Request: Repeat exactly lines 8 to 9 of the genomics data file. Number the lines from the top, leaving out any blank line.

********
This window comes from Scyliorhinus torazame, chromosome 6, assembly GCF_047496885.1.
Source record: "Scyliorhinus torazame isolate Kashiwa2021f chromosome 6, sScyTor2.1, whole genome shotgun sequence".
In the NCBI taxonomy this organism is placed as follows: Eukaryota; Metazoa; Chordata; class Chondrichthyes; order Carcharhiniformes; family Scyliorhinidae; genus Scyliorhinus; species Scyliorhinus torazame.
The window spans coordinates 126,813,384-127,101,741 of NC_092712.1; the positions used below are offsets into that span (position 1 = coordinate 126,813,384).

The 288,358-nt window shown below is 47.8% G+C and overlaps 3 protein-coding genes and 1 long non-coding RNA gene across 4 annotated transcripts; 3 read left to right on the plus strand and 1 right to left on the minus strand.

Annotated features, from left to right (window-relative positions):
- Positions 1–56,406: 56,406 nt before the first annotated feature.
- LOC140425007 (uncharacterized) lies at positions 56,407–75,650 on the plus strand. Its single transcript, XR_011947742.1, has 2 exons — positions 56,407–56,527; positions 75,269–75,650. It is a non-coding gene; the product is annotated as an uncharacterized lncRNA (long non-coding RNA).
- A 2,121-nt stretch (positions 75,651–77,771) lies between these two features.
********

- LOC140425007 (uncharacterized) lies at positions 56,407–75,650 on the plus strand. Its single transcript, XR_011947742.1, has 2 exons — positions 56,407–56,527; positions 75,269–75,650. It is a non-coding gene; the product is annotated as an uncharacterized lncRNA (long non-coding RNA).
- A 2,121-nt stretch (positions 75,651–77,771) lies between these two features.